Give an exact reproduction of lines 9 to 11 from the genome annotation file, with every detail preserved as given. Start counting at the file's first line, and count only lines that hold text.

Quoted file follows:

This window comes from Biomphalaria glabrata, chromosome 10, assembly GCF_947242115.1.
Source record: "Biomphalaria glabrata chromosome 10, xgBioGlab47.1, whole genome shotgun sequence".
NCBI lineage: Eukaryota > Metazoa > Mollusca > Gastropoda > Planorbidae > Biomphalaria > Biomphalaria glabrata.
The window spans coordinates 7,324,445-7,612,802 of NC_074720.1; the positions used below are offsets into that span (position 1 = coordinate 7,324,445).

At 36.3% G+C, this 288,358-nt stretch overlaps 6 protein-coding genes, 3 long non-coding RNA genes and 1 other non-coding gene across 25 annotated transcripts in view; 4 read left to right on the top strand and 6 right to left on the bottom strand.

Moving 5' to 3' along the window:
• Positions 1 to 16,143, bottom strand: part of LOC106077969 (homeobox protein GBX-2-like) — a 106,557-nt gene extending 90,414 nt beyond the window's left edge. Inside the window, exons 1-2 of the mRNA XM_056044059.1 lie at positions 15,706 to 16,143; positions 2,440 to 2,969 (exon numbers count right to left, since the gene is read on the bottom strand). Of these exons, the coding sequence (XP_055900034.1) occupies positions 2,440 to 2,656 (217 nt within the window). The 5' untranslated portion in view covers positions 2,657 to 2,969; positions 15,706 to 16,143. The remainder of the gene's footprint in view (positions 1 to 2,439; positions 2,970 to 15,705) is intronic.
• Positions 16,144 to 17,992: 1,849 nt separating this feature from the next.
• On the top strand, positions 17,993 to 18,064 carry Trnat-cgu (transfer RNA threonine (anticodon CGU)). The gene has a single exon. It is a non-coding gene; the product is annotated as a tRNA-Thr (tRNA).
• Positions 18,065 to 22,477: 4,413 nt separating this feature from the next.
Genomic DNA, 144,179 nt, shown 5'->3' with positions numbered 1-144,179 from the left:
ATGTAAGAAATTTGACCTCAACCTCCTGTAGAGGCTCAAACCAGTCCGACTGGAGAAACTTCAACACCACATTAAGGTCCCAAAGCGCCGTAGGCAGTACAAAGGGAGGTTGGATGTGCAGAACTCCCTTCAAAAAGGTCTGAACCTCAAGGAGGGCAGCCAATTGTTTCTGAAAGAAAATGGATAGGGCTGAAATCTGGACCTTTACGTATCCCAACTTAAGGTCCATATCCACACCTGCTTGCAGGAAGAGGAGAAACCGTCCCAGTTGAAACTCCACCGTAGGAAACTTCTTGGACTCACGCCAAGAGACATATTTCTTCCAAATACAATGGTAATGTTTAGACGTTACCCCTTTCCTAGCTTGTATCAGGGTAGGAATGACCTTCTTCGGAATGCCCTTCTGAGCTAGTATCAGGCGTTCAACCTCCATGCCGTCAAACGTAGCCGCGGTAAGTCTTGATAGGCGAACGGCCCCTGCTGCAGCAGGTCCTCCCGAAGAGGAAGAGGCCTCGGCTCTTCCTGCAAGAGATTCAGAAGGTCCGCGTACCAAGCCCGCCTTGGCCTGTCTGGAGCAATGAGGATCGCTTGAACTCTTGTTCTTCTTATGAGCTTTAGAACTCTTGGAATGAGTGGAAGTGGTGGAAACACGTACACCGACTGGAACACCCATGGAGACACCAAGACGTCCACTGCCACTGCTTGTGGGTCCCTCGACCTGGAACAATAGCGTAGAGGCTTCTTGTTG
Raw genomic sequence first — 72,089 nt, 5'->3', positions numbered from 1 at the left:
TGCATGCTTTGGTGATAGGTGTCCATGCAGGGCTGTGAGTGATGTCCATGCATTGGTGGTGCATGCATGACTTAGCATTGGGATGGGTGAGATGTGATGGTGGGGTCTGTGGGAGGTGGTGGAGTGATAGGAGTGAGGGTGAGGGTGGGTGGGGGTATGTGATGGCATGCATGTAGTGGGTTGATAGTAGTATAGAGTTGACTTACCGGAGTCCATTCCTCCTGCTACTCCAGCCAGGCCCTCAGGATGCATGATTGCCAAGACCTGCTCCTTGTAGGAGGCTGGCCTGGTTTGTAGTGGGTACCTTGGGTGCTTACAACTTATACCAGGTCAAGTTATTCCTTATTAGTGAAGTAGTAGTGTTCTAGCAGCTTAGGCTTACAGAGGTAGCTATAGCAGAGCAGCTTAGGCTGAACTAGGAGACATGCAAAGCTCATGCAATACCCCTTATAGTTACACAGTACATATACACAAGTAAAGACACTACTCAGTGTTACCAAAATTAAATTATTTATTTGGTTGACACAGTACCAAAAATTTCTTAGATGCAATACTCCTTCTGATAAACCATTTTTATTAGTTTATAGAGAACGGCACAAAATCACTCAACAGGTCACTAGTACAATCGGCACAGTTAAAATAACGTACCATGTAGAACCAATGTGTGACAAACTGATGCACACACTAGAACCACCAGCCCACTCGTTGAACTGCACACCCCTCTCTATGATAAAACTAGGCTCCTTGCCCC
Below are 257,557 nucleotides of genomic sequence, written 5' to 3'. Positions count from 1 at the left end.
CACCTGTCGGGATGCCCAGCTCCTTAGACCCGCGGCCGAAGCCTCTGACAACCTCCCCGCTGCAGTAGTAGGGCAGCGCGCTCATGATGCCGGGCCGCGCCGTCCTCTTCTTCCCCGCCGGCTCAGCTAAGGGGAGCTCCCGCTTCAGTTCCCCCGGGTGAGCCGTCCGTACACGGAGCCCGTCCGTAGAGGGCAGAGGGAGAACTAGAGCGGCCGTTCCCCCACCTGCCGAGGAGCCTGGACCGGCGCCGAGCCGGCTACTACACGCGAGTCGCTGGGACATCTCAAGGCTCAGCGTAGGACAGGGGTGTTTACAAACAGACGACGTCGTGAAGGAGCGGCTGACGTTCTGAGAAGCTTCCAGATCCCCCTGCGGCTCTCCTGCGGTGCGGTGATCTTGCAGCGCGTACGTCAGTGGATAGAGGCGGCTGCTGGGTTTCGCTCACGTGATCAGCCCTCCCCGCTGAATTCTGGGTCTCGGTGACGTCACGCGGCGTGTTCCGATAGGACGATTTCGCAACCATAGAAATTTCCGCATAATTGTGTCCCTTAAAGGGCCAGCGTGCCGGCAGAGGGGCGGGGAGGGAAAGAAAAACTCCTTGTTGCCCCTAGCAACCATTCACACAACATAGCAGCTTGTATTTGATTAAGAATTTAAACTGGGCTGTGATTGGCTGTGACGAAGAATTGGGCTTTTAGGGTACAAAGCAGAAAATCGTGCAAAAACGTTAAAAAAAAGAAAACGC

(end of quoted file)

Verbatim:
• On the top strand, positions 17,993 to 18,064 carry Trnat-cgu (transfer RNA threonine (anticodon CGU)). The gene has a single exon. It is a non-coding gene; the product is annotated as a tRNA-Thr (tRNA).
• Positions 18,065 to 22,477: 4,413 nt separating this feature from the next.
Genomic DNA, 144,179 nt, shown 5'->3' with positions numbered 1-144,179 from the left: